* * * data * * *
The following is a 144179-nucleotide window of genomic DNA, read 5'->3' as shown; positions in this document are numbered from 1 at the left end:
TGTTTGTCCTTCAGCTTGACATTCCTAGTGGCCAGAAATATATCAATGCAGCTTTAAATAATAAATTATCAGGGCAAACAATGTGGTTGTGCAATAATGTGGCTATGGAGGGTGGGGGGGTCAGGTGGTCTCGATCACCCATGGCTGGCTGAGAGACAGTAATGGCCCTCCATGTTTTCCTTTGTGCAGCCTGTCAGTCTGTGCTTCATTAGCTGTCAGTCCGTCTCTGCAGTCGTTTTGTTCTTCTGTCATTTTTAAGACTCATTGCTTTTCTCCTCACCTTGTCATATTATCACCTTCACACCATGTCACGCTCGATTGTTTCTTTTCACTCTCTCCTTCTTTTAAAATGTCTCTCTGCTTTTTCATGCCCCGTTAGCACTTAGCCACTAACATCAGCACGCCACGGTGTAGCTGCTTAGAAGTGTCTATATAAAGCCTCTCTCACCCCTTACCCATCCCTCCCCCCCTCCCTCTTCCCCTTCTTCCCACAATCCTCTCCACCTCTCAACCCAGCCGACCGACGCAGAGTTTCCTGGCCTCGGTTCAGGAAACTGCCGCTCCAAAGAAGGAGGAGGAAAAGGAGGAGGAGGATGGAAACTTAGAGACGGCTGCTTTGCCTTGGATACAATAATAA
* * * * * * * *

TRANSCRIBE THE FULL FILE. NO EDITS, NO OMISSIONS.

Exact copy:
The following is a 144179-nucleotide window of genomic DNA, read 5'->3' as shown; positions in this document are numbered from 1 at the left end:
TGTTTGTCCTTCAGCTTGACATTCCTAGTGGCCAGAAATATATCAATGCAGCTTTAAATAATAAATTATCAGGGCAAACAATGTGGTTGTGCAATAATGTGGCTATGGAGGGTGGGGGGGTCAGGTGGTCTCGATCACCCATGGCTGGCTGAGAGACAGTAATGGCCCTCCATGTTTTCCTTTGTGCAGCCTGTCAGTCTGTGCTTCATTAGCTGTCAGTCCGTCTCTGCAGTCGTTTTGTTCTTCTGTCATTTTTAAGACTCATTGCTTTTCTCCTCACCTTGTCATATTATCACCTTCACACCATGTCACGCTCGATTGTTTCTTTTCACTCTCTCCTTCTTTTAAAATGTCTCTCTGCTTTTTCATGCCCCGTTAGCACTTAGCCACTAACATCAGCACGCCACGGTGTAGCTGCTTAGAAGTGTCTATATAAAGCCTCTCTCACCCCTTACCCATCCCTCCCCCCCTCCCTCTTCCCCTTCTTCCCACAATCCTCTCCACCTCTCAACCCAGCCGACCGACGCAGAGTTTCCTGGCCTCGGTTCAGGAAACTGCCGCTCCAAAGAAGGAGGAGGAAAAGGAGGAGGAGGATGGAAACTTAGAGACGGCTGCTTTGCCTTGGATACAATAATAA